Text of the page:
Roff further informed Stevens that during her trance states other spirits would frequently speak through her. One day the voice of someone who claimed to have lived and died in Tennessee spoke through Rancy and told him that Mary would retain control of Lurancy’s body until it was restored to good health.
Minerva Alter also wrote to Stevens about her sister, stating:
A few days ago Mary was caressing her father and mother, and they became a little tired of it, and asked why she hugged and kissed them. She sorrowfully looked at them, and said, “Oh pa and ma! I want to kiss you while I have lips to kiss you with, and hug you while I have arms to hug you with, for I am going to heaven before long, and then I can be with you only in spirit, and you will not always know when I come, and I cannot love you as I can now. Oh, how much I love you all.”5
On May 7 Rancy/Mary took Mary’s mother Ann Roff aside and told her that Lurancy Vennum was coming back. A change of personality then took place and the girl asked Ann where she was, began crying, and said she wanted to go home. However, after about five minutes Mary returned to Rancy’s body. On May 21, Asa Roff recorded in a letter to Dr. Stevens: ‘Mary is to leave the body of Rancy today, about 11 o’clock, so she says. She is bidding neighbors and friends good-by … She tells me to write to Dr. Stevens as follows: “Tell him I am going to heaven and Rancy is coming home well.” She says she will see your dear children in spirit life … She talked most lovingly about the separation to take place, and most beautiful was her talk about heaven and her home.’6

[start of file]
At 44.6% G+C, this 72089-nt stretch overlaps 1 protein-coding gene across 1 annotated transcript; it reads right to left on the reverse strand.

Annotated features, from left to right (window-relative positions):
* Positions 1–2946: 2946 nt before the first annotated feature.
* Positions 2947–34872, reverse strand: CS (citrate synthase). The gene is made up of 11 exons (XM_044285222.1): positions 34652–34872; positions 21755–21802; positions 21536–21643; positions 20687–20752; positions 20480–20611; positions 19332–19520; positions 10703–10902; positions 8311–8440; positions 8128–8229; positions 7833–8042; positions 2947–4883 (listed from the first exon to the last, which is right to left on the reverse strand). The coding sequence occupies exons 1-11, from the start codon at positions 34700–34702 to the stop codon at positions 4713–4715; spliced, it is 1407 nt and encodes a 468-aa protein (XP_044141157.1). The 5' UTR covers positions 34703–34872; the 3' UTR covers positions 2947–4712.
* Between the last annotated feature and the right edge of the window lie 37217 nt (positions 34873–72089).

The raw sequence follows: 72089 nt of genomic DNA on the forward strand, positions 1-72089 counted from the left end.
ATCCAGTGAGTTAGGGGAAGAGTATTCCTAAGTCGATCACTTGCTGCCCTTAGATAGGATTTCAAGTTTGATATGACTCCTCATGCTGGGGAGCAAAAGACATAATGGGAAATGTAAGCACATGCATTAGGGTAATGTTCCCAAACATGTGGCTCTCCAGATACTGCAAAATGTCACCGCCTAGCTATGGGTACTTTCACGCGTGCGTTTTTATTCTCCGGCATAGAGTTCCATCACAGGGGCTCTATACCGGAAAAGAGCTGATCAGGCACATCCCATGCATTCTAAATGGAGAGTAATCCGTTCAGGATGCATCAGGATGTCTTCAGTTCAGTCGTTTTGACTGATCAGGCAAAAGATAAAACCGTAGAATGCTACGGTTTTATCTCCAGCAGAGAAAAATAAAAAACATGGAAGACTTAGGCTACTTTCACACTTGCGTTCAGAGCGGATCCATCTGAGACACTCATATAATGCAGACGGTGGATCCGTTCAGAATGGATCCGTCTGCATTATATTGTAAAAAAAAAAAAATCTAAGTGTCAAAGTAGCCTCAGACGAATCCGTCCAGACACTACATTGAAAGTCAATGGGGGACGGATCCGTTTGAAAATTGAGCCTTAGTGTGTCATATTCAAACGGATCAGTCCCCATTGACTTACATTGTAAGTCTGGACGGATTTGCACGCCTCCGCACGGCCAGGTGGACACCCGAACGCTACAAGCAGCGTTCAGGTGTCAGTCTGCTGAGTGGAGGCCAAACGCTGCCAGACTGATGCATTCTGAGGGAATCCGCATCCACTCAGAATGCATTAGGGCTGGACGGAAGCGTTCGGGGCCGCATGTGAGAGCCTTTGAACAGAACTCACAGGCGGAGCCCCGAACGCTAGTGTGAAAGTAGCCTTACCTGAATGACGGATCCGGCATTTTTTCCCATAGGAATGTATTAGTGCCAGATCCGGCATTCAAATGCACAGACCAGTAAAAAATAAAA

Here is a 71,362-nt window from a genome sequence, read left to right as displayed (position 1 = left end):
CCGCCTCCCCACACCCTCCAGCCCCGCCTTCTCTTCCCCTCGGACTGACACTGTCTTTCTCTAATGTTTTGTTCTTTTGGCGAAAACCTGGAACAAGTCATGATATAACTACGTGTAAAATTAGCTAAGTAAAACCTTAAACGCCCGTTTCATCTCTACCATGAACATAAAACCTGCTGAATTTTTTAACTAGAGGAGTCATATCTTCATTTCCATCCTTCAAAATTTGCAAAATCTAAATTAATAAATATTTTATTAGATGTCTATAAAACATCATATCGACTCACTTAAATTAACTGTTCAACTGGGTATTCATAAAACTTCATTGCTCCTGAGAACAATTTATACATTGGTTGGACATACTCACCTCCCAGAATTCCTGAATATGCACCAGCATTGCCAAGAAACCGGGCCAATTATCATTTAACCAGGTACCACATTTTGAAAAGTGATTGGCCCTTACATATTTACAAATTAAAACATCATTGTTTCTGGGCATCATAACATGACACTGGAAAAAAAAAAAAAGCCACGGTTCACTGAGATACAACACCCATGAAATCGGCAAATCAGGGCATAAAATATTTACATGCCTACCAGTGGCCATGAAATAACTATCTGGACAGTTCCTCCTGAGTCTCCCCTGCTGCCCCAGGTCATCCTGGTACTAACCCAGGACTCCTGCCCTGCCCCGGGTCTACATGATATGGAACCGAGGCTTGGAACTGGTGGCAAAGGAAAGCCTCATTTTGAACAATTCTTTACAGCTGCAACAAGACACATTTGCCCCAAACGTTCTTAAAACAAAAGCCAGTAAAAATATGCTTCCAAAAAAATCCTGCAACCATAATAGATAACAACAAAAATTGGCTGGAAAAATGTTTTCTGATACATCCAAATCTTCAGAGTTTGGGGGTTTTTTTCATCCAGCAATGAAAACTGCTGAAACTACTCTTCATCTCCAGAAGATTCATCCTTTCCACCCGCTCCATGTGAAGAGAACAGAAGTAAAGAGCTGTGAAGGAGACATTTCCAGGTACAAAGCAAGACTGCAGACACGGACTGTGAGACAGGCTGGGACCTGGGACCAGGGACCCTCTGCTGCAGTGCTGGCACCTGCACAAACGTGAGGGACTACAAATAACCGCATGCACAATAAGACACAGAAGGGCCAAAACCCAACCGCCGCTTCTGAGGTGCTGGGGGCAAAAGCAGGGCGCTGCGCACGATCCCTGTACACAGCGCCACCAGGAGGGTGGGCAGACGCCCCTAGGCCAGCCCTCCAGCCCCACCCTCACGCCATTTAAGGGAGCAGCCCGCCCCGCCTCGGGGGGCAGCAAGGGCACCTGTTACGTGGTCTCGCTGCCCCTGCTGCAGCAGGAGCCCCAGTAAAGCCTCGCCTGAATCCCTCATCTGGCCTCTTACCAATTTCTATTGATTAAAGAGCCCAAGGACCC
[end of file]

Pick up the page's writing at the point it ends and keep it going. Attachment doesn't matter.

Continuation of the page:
At 11 o’clock, Rancy ‘returned’ and, now speaking to Asa Roff as if a stranger, asked to be taken to her home. She lived a normal life from then on. Rancy continued to live with her parents until her marriage to George Binning in 1882. Two years later the couple moved to Kansas. It was reported that Mary would occasionally take control of Rancy’s body in subsequent years, but her husband objected to this and discouraged it.